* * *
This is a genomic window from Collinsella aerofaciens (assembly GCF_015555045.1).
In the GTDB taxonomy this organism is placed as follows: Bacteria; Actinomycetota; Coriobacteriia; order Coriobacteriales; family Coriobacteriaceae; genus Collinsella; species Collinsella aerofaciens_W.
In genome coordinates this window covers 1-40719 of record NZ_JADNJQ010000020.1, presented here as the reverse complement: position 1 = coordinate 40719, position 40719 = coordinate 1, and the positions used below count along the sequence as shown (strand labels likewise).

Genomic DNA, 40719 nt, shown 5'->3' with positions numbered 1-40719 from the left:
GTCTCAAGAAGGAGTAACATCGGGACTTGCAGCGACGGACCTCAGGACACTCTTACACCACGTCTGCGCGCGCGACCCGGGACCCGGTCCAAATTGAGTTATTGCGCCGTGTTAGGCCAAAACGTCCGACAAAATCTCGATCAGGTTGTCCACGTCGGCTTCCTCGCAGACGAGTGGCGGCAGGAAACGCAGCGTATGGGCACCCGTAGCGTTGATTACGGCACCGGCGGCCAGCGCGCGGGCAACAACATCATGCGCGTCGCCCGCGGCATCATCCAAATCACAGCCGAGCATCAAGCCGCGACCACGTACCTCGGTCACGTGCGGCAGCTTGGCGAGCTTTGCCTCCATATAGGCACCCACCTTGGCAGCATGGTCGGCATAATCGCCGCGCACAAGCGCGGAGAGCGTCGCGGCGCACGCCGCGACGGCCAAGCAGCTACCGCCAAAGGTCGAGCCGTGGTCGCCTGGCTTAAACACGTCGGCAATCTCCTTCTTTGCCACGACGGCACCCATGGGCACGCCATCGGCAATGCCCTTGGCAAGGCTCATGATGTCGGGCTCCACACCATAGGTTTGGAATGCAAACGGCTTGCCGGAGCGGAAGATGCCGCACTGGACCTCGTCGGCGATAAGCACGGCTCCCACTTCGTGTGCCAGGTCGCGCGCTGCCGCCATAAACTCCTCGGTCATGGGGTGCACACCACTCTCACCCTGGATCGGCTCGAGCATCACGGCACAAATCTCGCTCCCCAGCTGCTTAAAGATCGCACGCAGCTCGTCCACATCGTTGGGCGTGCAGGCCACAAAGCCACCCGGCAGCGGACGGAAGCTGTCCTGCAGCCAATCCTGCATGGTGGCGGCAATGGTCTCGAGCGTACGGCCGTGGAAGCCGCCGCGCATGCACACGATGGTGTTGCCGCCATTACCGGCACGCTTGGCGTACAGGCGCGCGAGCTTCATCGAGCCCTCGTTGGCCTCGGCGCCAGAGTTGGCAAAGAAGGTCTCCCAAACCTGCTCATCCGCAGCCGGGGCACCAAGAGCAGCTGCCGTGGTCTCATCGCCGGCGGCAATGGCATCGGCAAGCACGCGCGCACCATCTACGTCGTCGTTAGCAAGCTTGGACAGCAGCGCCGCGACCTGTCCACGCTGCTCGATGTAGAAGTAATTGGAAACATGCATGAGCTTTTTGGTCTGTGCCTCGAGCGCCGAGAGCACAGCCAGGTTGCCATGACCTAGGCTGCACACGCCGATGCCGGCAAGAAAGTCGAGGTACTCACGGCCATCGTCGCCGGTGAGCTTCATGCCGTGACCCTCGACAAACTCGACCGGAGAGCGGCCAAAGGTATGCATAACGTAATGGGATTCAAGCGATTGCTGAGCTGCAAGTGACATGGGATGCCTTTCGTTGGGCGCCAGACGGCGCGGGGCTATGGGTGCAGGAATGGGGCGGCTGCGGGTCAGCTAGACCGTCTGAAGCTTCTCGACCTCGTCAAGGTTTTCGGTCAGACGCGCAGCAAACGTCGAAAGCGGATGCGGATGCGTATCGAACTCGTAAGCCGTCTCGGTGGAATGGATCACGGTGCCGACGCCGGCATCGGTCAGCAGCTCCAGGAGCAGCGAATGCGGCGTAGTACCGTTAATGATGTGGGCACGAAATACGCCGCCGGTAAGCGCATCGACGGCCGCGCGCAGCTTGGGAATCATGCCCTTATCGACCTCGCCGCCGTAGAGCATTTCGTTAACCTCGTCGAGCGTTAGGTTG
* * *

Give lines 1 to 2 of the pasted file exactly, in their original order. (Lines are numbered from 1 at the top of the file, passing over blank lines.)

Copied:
This is a genomic window from Collinsella aerofaciens (assembly GCF_015555045.1).
In the GTDB taxonomy this organism is placed as follows: Bacteria; Actinomycetota; Coriobacteriia; order Coriobacteriales; family Coriobacteriaceae; genus Collinsella; species Collinsella aerofaciens_W.